We’ve been over this before, so a quick summary is in order. Cohen couldn’t simply spend money to keep someone quiet out of concern that their story would affect the election. Given Cohen’s relationship with the candidate and his role as an agent of the campaign (attending rallies, speaking on its behalf on television, etc.), the money he paid to Daniels would have needed to be reported if it were meant to influence the election.

We know or believe that:

  • AMI paid McDougal for the rights to her story in August 2016.
  • Cohen and Davidson likely spoke at some point.
  • Trump and Cohen discussed buying the rights from AMI in September.
  • They ended up not doing so.

There are three important questions for which we don’t have answers.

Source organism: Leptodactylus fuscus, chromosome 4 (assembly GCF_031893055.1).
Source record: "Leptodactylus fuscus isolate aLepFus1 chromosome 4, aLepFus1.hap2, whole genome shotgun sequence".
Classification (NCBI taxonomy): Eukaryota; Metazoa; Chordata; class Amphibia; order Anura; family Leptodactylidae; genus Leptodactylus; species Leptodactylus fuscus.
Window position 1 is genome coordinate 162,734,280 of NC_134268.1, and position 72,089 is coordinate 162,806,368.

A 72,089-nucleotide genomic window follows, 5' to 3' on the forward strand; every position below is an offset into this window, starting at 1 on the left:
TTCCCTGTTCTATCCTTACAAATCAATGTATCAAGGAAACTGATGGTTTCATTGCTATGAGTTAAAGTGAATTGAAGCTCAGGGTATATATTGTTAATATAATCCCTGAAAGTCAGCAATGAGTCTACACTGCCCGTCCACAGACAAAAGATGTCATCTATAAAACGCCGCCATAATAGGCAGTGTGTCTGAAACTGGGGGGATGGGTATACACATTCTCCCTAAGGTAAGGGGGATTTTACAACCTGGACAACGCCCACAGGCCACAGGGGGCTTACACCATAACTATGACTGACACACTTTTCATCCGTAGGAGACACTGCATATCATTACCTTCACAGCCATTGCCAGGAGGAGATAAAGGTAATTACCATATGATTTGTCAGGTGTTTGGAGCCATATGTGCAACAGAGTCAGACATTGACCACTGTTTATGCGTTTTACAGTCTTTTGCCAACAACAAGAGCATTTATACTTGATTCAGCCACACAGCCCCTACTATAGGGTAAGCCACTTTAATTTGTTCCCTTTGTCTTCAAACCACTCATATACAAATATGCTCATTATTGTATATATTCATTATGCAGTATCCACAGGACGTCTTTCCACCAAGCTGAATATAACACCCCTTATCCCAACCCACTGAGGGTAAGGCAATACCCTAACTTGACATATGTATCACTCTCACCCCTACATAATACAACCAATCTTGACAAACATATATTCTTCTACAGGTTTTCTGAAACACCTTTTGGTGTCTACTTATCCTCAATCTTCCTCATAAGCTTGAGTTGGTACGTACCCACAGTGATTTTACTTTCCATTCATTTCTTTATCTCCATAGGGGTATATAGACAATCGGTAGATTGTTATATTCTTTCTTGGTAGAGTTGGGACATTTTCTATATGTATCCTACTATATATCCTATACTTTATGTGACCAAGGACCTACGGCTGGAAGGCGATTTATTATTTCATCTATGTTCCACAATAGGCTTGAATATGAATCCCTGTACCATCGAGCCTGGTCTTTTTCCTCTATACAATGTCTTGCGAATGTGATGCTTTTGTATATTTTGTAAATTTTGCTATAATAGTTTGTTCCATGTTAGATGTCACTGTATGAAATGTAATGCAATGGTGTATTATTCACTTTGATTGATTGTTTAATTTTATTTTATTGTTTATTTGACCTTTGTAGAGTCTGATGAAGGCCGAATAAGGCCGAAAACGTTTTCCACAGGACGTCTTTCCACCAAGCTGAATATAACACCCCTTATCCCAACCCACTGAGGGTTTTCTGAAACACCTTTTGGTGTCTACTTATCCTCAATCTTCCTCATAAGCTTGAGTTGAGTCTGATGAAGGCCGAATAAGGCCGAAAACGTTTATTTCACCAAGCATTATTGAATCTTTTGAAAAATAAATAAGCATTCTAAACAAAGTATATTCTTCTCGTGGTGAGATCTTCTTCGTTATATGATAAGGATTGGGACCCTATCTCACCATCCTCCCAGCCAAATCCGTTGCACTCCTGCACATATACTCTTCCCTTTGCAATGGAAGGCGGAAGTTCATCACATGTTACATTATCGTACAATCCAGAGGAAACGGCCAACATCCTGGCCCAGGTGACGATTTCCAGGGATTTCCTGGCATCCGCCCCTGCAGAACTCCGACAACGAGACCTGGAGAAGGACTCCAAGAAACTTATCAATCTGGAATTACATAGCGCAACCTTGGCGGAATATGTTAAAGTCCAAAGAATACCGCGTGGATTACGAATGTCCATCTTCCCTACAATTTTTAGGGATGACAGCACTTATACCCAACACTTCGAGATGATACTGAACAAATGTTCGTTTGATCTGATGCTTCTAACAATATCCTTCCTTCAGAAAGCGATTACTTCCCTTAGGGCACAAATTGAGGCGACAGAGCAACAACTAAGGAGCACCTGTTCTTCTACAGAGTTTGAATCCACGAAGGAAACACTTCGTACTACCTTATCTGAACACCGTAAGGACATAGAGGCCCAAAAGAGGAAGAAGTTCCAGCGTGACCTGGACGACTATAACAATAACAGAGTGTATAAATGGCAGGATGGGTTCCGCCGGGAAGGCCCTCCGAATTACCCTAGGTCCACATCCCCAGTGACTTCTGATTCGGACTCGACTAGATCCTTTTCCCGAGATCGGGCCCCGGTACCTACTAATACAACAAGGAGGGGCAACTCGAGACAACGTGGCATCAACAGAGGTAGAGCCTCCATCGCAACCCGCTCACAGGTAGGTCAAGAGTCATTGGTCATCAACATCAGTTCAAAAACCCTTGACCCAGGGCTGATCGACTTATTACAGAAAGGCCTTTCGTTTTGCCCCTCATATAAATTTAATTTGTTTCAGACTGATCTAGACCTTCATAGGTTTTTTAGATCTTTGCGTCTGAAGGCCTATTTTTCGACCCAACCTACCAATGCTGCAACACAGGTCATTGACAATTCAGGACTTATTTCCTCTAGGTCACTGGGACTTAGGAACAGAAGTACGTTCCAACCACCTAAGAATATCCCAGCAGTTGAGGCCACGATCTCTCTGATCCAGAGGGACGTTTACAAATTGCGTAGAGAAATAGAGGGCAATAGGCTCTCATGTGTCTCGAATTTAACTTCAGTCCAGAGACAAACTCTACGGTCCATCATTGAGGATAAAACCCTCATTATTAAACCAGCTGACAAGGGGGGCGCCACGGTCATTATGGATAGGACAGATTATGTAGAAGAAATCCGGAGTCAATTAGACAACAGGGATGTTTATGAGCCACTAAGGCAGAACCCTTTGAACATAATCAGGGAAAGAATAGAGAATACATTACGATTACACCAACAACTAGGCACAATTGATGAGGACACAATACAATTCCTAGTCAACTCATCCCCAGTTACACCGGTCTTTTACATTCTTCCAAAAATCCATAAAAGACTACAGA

1. Why did AMI make the deal with McDougal?
  2. How did Cohen and Trump learn about it?
  3. Why didn’t they then buy the rights themselves?

It’s possible, as we’ve explored before, that AMI and Trump’s friend Pecker bought the rights specifically to aid the campaign by not letting the story get out before the election. That’s a benefit to the Trump campaign — but not in the legal sense. Pecker could spend that money as he desired. With a caveat: If Trump or Cohen had spoken with AMI before the company bought the rights to McDougal’s story, the legal line would likely have been crossed.

To answer the second question, it’s also possible that Trump and Cohen never had a conversation with AMI about the possible purchase. Somehow they learned that AMI had made this deal, clearly, but it could have been through Cohen’s conversations with Davidson, mentioned in that CNN interview by McDougal. Maybe they became aware of the deal and discussed buying the rights for themselves.

But that brings us to the third question, the most important one. Why didn’t they then buy the rights?